Gatherings around the grill beg for togetherness and conversation. It creates an opportunity; don’t bury your head in the fire. Cook things ahead. Tomato season is close by, so you can diversify the meal you’re serving with items that are easy to prep ahead of time. I like heirloom tomatoes with spicy olive oil or a raw zucchini salad tossed with ribbons of carrot and caramelized lemon with olive oil squeezed over it. You’re delivering a meal that is a total wow factor of texture and vibrant color, and you did most of the work before guests even arrived. By the time you’re grilling, you have a beer in hand and are sitting pretty with guests. The same is true with a family dinner for four.
People associate grilling with meat, but how do vegetables fit into your outdoor routine?
When we are outside cooking happens to be the same month that vegetables are at their peak and their diversity is most broad. That’s reason to celebrate right there. Why would you take the best of the season and relegate it to a side show? This is where I think not only do we hit on sustainability in terms of healthful, sustaining meals, we hit on sustainability because of diversity. You’re even saving a little money because vegetables cost less than meat. You’re providing more interest and appeal to the meal due to a diversity of textures, flavors and colors. Cool! Frankly, that’s what’s going to taste best. In the book, I very proudly feature veg; halfway through the book I haven’t even hit proteins yet. That speaks to how I hope people will actually use the book in helping to set up whole meals and to begin to think about how to put together a range of easy-to-prepare dishes that don’t require huge effort but deliver a huge reward.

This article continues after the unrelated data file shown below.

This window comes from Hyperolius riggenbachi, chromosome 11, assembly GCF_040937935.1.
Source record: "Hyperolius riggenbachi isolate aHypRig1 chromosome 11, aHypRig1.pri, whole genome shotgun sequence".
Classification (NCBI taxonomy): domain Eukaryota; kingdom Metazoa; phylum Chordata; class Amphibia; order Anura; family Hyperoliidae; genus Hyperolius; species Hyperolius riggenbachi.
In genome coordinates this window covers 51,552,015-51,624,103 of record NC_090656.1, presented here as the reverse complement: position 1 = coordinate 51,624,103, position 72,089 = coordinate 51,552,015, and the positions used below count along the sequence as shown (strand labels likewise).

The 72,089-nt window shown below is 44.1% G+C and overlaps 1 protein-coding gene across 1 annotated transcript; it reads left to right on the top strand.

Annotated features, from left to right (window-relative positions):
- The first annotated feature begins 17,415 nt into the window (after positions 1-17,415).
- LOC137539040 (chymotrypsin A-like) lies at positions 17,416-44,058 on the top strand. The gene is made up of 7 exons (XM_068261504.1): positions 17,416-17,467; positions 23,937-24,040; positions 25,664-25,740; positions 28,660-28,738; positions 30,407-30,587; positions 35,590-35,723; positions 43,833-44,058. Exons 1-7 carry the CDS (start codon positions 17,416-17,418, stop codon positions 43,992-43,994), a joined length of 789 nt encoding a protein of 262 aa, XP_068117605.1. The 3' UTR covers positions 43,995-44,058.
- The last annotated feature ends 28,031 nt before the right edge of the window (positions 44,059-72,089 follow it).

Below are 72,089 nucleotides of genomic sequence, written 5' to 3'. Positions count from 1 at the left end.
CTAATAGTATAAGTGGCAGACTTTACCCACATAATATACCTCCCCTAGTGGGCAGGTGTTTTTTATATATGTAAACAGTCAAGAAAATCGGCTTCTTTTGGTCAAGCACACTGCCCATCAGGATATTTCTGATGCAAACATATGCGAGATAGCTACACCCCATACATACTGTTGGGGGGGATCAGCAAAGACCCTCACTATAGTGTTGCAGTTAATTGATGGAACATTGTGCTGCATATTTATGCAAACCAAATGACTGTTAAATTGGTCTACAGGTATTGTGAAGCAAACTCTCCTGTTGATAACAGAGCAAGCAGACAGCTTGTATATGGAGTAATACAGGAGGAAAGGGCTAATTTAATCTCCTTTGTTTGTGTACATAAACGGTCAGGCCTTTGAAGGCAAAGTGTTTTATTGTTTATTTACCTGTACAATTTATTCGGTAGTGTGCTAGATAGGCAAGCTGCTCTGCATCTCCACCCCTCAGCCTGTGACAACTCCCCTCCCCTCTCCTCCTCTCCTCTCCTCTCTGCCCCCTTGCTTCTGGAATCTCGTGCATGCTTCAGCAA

Your book Where There’s Smoke focuses not just on grilling, but on outdoor entertaining. What’s your ideal outdoor gathering, and how can people pull it off at home?
The outdoor gathering is dependent on your place. That’s what I love so much about it: the meal becomes a part of the place you occupy. For me, it’s a well worn deck hanging over a rocky bluff with a beach down below and the tide pouring in; the salt air and breeze; plenty of light red wine and rose to go around, plus some cocktails; and a whole lot of vegetables prepared a head of time so that when guests arrive, everyone enjoys themselves. Including the person responsible for hosting it.
There’s something so primal about it. We all go to a barbecue, and people just can’t help themselves — they want to stand around the fire and poke at it. The grill master is the most coveted role. It’s a really fun way to highlight the joy of feeding others.